In addition to the semen analysis, the doctor may request a hormonal profile to determine the production capacity of the testicles and to rule out serious diseases. For example, the follicle stimulating hormone (FSH) is the pituitary hormone responsible for stimulating the testicles to produce sperm. The presence of high levels may indicate that the pituitary gland is trying to stimulate the testicles to produce sperm and that these are not responding.
What is the treatment for male infertility?
The treatment of male infertility will depend on the specific problem. In severe cases there is no treatment available. However, in many cases, a combination of medications, surgical approaches and techniques of assisted reproductive technology (ART) that can be used to overcome many of the underlying fertility problems. The options are:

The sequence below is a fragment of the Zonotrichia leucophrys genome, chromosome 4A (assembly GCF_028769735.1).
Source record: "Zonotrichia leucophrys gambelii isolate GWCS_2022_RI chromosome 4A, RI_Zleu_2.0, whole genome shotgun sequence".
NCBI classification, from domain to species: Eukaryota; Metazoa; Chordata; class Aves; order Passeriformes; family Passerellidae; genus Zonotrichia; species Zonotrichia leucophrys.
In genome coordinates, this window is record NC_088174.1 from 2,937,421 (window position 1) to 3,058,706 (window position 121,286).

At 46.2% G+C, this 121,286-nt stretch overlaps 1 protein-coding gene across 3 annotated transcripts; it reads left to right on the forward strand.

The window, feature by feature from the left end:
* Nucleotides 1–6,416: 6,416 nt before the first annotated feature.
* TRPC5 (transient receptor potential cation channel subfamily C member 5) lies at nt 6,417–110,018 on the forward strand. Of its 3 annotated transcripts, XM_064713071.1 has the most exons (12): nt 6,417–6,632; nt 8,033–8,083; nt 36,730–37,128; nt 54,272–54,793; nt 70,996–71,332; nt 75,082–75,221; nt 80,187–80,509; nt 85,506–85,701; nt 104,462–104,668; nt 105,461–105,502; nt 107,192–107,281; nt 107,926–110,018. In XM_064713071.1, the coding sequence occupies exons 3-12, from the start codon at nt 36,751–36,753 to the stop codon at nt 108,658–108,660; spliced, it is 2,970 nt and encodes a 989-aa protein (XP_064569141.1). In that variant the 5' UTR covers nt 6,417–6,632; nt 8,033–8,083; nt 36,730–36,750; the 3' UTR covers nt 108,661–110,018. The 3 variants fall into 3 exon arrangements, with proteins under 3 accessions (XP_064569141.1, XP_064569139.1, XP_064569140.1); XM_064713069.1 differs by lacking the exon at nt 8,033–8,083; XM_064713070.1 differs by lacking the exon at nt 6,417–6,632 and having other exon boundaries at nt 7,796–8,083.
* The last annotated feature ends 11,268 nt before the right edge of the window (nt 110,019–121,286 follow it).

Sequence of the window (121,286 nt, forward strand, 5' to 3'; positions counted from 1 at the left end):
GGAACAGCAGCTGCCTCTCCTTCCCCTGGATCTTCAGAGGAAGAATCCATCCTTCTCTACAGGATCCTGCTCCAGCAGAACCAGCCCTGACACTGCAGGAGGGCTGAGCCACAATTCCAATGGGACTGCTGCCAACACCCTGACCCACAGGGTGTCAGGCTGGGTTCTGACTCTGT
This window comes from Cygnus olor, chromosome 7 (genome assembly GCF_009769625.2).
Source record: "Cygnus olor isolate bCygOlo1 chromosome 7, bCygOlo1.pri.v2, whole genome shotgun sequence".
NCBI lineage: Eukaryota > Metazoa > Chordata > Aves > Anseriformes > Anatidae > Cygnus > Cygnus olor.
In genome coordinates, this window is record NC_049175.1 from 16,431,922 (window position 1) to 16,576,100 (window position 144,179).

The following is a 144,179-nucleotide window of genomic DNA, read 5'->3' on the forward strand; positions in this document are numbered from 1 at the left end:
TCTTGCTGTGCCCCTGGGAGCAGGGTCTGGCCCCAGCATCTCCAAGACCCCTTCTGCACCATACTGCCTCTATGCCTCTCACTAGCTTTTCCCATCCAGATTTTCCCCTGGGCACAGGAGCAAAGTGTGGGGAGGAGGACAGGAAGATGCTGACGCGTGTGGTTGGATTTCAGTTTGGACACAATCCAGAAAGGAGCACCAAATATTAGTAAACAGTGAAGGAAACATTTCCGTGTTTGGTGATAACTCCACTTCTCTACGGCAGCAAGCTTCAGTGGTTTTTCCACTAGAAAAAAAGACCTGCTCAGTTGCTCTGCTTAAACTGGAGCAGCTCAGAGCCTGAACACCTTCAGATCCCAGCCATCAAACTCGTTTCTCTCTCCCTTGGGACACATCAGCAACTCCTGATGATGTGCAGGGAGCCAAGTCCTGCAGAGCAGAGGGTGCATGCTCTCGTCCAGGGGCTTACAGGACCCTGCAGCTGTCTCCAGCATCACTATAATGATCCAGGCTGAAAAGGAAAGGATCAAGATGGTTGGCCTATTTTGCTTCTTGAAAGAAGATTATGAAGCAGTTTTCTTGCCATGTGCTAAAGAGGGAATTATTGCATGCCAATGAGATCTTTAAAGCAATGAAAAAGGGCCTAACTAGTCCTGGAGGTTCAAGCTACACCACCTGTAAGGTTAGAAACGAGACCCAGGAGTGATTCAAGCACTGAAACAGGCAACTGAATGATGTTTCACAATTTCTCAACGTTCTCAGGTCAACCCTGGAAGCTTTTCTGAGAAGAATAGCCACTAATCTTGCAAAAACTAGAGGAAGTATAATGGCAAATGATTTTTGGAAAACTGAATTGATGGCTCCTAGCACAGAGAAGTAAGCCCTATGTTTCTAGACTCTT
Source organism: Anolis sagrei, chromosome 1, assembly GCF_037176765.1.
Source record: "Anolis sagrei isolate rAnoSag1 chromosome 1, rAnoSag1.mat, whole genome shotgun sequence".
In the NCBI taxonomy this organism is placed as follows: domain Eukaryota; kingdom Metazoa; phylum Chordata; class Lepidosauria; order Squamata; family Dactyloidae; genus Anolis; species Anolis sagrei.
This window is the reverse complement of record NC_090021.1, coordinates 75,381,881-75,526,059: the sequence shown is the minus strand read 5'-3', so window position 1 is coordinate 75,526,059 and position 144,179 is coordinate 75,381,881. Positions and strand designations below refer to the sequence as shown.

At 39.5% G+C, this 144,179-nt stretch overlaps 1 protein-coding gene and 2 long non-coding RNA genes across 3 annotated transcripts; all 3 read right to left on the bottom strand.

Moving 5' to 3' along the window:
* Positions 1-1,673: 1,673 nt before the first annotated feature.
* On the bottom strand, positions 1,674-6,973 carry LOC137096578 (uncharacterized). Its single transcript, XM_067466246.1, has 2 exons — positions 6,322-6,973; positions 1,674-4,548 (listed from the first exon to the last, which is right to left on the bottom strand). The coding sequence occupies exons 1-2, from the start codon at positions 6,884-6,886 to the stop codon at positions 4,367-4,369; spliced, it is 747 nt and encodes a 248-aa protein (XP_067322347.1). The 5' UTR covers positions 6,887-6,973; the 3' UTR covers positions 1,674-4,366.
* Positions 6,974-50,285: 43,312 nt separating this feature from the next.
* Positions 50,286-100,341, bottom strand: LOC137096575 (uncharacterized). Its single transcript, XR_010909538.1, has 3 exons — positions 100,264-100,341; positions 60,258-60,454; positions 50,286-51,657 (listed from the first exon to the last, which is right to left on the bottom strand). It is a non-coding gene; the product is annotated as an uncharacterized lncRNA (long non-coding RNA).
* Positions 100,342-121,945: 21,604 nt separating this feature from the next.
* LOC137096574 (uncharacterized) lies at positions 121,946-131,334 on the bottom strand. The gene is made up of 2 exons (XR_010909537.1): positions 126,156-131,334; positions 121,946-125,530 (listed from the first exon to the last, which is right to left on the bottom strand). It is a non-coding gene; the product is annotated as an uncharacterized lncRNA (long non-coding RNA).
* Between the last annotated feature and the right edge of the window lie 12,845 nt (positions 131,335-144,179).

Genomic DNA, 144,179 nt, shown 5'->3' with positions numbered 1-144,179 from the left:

- Surgery: repairing dilated scrotal veins (varicocele) is generally achieved by the use of a minor surgery (microsurgical varicocelectomy) without the need for hospitalization (USDS). There are studies that show that the repairing these veins improves sperm movement, as well as their concentration and structure. In some cases, the obstruction that generates infertility can also be corrected surgically.
- Medications: while drugs are a key resource to correct the retrograde ejaculation and immunological infertility, hormonal treatment with drugs such as clomiphene or gonadotropins can help correct endocrine imbalances.
If these techniques fail, fertility specialists can draw upon a variety of other high-technology techniques of assisted reproduction that achieve conception without relation. Depending on the problem, your doctor may consider:
- Intrauterine Insemination (IUI)
- In vitro fertilization (IVF)
- Intracytoplasmic sperm injection (ICSI)